Ten days after flight AF447 vanished over the south Atlantic, the mystery of what happened to the Air France Airbus and the 228 people on board is starting to become clear. Perhaps. All the indications are that the calamity was influenced – if not entirely caused – by a malfunction of the three tiny tubes in the nose of the plane which measured its speed.
Air France voiced its concerns to Airbus months ago about the reliability in icy conditions of the model of speed sensors, or "Pitot tubes", fitted to the A330-200 which crashed 400 miles north-east of Brazil.
The French national airline, after reassurances from Airbus, started in April an unhurried programme to replace the tubes with an improved version. Air France, under pressure from its own pilots, yesterday ordered that at least two of the three Pitot tubes on all its 34 remaining A330 and A340 aircraft should be upgraded immediately.
On Monday, one of the smaller Air France pilots' unions told its members to refuse to take the controls of any Airbus A330 or A340 which had not had its speed sensors changed.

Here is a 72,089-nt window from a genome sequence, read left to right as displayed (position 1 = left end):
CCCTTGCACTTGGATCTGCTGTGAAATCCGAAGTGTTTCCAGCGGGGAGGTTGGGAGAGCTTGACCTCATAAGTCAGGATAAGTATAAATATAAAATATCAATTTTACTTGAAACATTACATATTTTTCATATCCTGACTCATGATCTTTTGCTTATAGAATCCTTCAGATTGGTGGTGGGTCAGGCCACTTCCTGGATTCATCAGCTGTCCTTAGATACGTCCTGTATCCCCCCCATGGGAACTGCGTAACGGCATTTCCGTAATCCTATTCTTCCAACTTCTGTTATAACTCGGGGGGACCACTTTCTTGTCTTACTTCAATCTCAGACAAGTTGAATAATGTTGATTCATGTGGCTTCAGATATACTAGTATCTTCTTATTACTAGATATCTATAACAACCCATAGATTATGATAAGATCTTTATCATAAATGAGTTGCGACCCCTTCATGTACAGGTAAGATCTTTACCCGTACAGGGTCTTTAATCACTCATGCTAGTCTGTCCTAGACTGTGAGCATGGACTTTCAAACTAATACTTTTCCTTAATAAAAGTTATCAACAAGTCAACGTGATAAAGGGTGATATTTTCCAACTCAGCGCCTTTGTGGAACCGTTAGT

But how can the malfunction of something so simple and basic as a speed sensor explain how a hyper-modern aircraft, only four years old and packed with sophisticated control and communication equipment, could fall from the sky without broadcasting a mayday message?
The aircraft issued 24 automatic, emergency signals in the space of a few minutes in the early hours of Monday 1 June, indicating the collapse, one by one, of most of its electrical and computer systems. Can that cascade of mechanical disasters all be traced to a problem with speed sensors?
Initially, the aircraft was said to have flown into a severe storm and to have "probably" been crippled by a lightning strike. At the weekend, the French meteorological office said that the weather on the night of 31 May and 1 June, while turbulent, was fairly normal for the south Atlantic.